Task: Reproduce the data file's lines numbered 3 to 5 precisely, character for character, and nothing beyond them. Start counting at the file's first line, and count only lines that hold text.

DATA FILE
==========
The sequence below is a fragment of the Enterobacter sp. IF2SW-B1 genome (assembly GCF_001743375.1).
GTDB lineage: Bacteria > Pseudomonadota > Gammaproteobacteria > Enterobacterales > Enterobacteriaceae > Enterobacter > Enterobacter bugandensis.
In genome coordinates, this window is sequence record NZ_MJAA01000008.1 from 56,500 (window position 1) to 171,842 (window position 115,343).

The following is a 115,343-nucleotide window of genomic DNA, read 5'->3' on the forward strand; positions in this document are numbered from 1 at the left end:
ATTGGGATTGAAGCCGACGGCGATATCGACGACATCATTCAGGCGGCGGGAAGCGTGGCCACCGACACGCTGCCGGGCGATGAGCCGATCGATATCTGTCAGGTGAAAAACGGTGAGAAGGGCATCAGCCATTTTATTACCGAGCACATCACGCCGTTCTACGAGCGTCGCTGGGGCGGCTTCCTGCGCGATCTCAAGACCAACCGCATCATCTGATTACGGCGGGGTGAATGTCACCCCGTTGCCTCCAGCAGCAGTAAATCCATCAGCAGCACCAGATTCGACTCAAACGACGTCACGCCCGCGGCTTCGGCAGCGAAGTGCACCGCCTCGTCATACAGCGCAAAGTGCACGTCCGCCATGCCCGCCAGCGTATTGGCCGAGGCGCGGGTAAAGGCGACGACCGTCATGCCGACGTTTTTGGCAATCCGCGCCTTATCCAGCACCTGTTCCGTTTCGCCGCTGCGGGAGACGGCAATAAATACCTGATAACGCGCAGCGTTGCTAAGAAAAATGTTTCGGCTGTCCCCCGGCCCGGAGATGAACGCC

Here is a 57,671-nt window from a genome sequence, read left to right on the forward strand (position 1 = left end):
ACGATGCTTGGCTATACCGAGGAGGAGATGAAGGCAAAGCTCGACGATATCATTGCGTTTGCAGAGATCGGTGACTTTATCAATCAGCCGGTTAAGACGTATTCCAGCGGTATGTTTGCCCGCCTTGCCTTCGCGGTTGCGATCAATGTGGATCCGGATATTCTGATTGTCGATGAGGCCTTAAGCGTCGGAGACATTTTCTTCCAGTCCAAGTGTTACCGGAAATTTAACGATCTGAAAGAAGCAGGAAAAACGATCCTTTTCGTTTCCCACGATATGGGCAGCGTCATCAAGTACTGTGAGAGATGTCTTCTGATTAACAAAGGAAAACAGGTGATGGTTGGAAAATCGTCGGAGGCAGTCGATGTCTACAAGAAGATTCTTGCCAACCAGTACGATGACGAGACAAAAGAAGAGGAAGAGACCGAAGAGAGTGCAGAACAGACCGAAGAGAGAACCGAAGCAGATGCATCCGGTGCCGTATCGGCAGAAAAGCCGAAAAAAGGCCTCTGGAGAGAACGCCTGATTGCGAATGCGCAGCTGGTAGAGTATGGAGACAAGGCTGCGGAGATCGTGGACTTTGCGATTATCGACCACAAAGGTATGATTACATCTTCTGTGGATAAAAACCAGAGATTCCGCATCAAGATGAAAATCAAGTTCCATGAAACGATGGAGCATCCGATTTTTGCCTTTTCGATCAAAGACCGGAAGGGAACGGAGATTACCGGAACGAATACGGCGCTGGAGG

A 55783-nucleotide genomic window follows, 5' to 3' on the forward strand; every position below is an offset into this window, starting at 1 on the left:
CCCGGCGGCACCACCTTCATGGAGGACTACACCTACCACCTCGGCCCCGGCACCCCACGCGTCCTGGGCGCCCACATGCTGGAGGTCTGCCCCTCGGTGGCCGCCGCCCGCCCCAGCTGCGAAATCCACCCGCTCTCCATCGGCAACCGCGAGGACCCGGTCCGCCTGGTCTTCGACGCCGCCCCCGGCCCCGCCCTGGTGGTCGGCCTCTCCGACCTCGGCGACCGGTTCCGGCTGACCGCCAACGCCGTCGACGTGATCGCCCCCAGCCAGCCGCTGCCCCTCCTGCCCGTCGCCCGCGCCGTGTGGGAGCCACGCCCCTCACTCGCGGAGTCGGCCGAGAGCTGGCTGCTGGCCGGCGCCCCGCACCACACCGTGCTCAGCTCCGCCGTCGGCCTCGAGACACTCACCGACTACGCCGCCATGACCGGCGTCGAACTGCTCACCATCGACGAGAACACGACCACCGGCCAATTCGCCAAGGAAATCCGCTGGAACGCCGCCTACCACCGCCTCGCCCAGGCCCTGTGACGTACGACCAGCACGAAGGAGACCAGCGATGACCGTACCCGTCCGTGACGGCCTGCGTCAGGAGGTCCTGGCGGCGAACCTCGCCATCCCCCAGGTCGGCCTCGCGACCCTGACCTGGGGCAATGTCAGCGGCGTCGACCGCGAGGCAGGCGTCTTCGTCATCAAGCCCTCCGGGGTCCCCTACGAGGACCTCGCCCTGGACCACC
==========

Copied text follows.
In genome coordinates, this window is sequence record NZ_MJAA01000008.1 from 56,500 (window position 1) to 171,842 (window position 115,343).

The following is a 115,343-nucleotide window of genomic DNA, read 5'->3' on the forward strand; positions in this document are numbered from 1 at the left end:
ATTGGGATTGAAGCCGACGGCGATATCGACGACATCATTCAGGCGGCGGGAAGCGTGGCCACCGACACGCTGCCGGGCGATGAGCCGATCGATATCTGTCAGGTGAAAAACGGTGAGAAGGGCATCAGCCATTTTATTACCGAGCACATCACGCCGTTCTACGAGCGTCGCTGGGGCGGCTTCCTGCGCGATCTCAAGACCAACCGCATCATCTGATTACGGCGGGGTGAATGTCACCCCGTTGCCTCCAGCAGCAGTAAATCCATCAGCAGCACCAGATTCGACTCAAACGACGTCACGCCCGCGGCTTCGGCAGCGAAGTGCACCGCCTCGTCATACAGCGCAAAGTGCACGTCCGCCATGCCCGCCAGCGTATTGGCCGAGGCGCGGGTAAAGGCGACGACCGTCATGCCGACGTTTTTGGCAATCCGCGCCTTATCCAGCACCTGTTCCGTTTCGCCGCTGCGGGAGACGGCAATAAATACCTGATAACGCGCAGCGTTGCTAAGAAAAATGTTTCGGCTGTCCCCCGGCCCGGAGATGAACGCC